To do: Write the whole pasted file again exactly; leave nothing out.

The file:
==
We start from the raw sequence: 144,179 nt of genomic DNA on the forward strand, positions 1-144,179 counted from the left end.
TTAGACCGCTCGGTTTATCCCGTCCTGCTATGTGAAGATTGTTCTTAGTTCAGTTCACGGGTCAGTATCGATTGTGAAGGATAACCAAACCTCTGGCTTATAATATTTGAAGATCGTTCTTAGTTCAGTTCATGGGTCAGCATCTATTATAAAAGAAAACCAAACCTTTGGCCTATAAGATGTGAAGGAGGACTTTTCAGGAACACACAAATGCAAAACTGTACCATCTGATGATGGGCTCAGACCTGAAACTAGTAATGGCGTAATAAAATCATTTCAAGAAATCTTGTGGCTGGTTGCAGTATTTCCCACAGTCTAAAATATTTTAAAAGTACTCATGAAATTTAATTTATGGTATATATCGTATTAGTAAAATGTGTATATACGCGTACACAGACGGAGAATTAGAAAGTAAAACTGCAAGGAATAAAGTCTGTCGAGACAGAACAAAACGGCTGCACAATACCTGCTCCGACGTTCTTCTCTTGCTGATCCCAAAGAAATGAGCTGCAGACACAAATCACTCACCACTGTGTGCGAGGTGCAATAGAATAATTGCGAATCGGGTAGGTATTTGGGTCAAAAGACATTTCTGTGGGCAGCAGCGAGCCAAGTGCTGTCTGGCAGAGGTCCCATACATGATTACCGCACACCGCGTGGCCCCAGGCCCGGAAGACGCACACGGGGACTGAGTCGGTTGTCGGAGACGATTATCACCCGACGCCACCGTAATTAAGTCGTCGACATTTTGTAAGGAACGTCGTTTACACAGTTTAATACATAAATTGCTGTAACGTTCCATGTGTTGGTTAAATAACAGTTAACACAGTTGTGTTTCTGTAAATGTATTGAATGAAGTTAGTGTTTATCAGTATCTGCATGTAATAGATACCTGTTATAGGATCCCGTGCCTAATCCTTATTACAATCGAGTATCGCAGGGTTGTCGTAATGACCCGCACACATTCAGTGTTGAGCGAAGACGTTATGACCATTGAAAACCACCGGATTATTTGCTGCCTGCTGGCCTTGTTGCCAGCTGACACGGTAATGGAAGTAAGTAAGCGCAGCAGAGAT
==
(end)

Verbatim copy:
We start from the raw sequence: 144,179 nt of genomic DNA on the forward strand, positions 1-144,179 counted from the left end.
TTAGACCGCTCGGTTTATCCCGTCCTGCTATGTGAAGATTGTTCTTAGTTCAGTTCACGGGTCAGTATCGATTGTGAAGGATAACCAAACCTCTGGCTTATAATATTTGAAGATCGTTCTTAGTTCAGTTCATGGGTCAGCATCTATTATAAAAGAAAACCAAACCTTTGGCCTATAAGATGTGAAGGAGGACTTTTCAGGAACACACAAATGCAAAACTGTACCATCTGATGATGGGCTCAGACCTGAAACTAGTAATGGCGTAATAAAATCATTTCAAGAAATCTTGTGGCTGGTTGCAGTATTTCCCACAGTCTAAAATATTTTAAAAGTACTCATGAAATTTAATTTATGGTATATATCGTATTAGTAAAATGTGTATATACGCGTACACAGACGGAGAATTAGAAAGTAAAACTGCAAGGAATAAAGTCTGTCGAGACAGAACAAAACGGCTGCACAATACCTGCTCCGACGTTCTTCTCTTGCTGATCCCAAAGAAATGAGCTGCAGACACAAATCACTCACCACTGTGTGCGAGGTGCAATAGAATAATTGCGAATCGGGTAGGTATTTGGGTCAAAAGACATTTCTGTGGGCAGCAGCGAGCCAAGTGCTGTCTGGCAGAGGTCCCATACATGATTACCGCACACCGCGTGGCCCCAGGCCCGGAAGACGCACACGGGGACTGAGTCGGTTGTCGGAGACGATTATCACCCGACGCCACCGTAATTAAGTCGTCGACATTTTGTAAGGAACGTCGTTTACACAGTTTAATACATAAATTGCTGTAACGTTCCATGTGTTGGTTAAATAACAGTTAACACAGTTGTGTTTCTGTAAATGTATTGAATGAAGTTAGTGTTTATCAGTATCTGCATGTAATAGATACCTGTTATAGGATCCCGTGCCTAATCCTTATTACAATCGAGTATCGCAGGGTTGTCGTAATGACCCGCACACATTCAGTGTTGAGCGAAGACGTTATGACCATTGAAAACCACCGGATTATTTGCTGCCTGCTGGCCTTGTTGCCAGCTGACACGGTAATGGAAGTAAGTAAGCGCAGCAGAGAT